He drives to the scene of the intoxicated brawlers and discovers six people who don't respond when he orders them to back away from him. Being an American, he only briefly uses Mace and instead goes straight for the shotgun (remember all they have done at this point is ignored him) but the gun has no effect so he realises that something is badly amiss. He manages to get away from the advancing crowd and it dawns on him that he has been faced with a zombie outbreak. As he travels round San Antonio to both find help and get to his wife and child, the zombies seem to get bigger in number and harder to kill with a dwindling amount of ammunition for his gun. Will he survive and manage to find his wife and child, will they be ok or are they too zombies? You'll have to find out how it ends yourself!

      Opinion

      All the way through the 288 pages I was waiting for a brilliant twist or an unexpected change in the plot's direction - it didn't come and I was left feeling very disappointed and even angry at the end of the book. The storyline only focuses on his journey around the city overnight to find his wife and is about as surprising as opening your door on Halloween to find a group of six year olds stood there expecting sweets. In fact, the book's predicatbility has annoyed me so much that I'm tempted to spoil the plot's (the word plot is very loosely applied here) ending and reveal what happens, but if I had to suffer, then someone else should too.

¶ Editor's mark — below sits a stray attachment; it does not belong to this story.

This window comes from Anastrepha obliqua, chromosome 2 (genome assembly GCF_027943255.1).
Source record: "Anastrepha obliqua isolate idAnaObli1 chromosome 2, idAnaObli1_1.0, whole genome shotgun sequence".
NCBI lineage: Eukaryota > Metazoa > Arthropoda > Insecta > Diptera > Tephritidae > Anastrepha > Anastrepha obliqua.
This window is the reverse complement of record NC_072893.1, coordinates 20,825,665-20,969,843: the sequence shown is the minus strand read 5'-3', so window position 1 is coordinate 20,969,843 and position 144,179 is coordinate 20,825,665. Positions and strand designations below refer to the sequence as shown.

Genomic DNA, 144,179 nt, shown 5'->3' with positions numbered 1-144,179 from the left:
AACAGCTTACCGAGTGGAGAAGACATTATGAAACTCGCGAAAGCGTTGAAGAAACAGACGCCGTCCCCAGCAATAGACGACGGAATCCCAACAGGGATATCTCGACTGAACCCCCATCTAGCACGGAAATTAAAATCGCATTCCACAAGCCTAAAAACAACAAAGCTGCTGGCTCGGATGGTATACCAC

Man runs away from zombies, enters a building, finds more zombies, runs away, enters a building, finds more zombies and so on and so on. There, sod it, you can count that as a spoiler I suppose as there isn't anything else of much significance to tell you about.